Louisiana Trooper Seen Body-Slamming Man on Video Acted Appropriately, Officials Say

PHOTO: Louisiana State Police said an intoxicated man was resisting arrest on June 25, 2016 when a trooper body slammed him in the New Orleans French Quarter.
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WATCH Official Say Trooper Seen Body Slamming Man In New Orleans Acted Appropriately

Louisiana State Police officials said a trooper caught on video body-slamming a man in New Orleans' French Quarter early Saturday acted appropriately.

The trooper had just finished his shift around 4 a.m. when an employee of a bar on Bourbon Street asked him to remove an intoxicated man who was refusing to leave, said Louisiana State Police Public Information Officer Melissa Matey.

The man, identified as 39-year-old Michael Hoffman of Illinois, refused to leave despite the officer asking him multiple times to, Matey said.

The video begins with the police officer speaking to Hoffman's brother as Hoffman is heard in the background asking, "How is this okay?" The trooper then tells Hoffman and his brother to "take a walk."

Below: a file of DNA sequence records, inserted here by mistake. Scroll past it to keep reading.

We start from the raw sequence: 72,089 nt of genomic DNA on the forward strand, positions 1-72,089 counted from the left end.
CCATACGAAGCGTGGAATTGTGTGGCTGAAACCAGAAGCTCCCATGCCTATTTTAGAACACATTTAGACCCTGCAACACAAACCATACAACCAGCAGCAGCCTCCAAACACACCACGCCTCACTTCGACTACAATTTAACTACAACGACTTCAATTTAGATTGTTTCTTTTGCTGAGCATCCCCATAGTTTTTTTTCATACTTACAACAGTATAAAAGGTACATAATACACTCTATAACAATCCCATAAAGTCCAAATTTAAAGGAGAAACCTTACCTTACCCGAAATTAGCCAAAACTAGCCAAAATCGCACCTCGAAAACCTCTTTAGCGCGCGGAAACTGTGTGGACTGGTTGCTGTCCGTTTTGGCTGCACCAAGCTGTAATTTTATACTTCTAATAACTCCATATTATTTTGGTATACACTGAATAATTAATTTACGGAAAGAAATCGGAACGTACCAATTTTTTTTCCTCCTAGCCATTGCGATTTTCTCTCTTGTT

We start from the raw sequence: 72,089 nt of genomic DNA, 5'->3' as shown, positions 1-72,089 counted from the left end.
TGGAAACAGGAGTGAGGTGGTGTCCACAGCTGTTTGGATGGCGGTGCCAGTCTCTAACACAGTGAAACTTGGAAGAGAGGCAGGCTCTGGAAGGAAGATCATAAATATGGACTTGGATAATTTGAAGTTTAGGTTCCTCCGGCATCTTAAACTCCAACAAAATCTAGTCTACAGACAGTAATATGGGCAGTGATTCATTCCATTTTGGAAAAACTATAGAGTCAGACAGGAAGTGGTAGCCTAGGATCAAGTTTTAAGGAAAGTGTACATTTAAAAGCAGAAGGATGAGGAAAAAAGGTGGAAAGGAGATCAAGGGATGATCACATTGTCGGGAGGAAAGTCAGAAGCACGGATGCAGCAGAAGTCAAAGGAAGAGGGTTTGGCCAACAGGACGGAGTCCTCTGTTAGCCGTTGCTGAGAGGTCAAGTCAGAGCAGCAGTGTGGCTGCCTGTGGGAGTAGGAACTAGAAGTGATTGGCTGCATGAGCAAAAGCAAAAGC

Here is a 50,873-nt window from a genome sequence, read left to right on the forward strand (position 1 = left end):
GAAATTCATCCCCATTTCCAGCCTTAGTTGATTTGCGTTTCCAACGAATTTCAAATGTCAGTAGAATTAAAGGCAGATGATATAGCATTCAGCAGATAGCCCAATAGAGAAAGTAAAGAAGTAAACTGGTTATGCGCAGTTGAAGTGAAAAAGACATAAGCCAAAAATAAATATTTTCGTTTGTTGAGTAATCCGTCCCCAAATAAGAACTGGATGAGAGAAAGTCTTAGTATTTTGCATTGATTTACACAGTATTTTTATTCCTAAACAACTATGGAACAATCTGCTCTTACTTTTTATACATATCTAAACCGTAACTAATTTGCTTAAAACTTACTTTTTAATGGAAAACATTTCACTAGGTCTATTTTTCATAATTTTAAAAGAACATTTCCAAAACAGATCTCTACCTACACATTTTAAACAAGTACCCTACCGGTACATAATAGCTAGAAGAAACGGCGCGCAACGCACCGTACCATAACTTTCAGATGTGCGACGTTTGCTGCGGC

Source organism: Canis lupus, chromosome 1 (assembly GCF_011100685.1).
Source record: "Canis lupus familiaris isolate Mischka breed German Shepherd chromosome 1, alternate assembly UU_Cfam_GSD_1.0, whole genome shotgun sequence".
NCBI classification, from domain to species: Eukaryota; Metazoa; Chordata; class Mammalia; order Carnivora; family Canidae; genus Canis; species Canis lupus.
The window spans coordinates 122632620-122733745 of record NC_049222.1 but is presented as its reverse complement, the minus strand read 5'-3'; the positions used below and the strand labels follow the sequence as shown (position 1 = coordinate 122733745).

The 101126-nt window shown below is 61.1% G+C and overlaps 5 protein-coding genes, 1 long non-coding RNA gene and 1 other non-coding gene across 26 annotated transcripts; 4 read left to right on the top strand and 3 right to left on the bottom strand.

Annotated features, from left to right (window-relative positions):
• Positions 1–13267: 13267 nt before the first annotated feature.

"But, I can press charges," Hoffman says.

Hoffman's brother, who police say was trying to diffuse the situation and get Hoffman to leave the area, the gets between Hoffman and the officer before he is pushed aside, falling into trash cans lining the street.

The trooper then grabs Hoffman to arrest him.

"You're on video," Hoffman warns, as the scuffle moves into a nearby restaurant.

Hoffman is then slammed to the ground as the trooper attempts to get handcuffs him in front of an onlooking crowd, according to the video. Hoffman lies on the ground for several seconds as the trooper tells him to put his hands behind his back.

Hoffman was given a municipal summons for resisting arrest, public intoxication, criminal trespassing and disturbing the peace, Matey said. His brother was not charged, arrested or given a summons, she added.

Supervisors at the Louisiana State Police Headquarters in Baton Rouge reviewed the video, and Superintendent Col. Mike Edmonson said the trooper's actions were appropriate under the circumstances, Matey said.

Hoffman's lawyer, Stephen London, said Hoffman and his brother were having issues retrieving their credit card from the waitress at the bar when they became irritated and informed the bartender, who told them to leave. Hoffman then called 911 for assistance and thought the trooper who he encountered was responding to his 911 call, London said.

After the encounter, Hoffman sought medical attention for a cut on his side, as well as other bruises and lacerations, London told ABC News. He has not decided if he will take legal action against the trooper, London added.

As part of his municipal summons, Hoffman will be required to appear in a New Orleans municipal court, London said.

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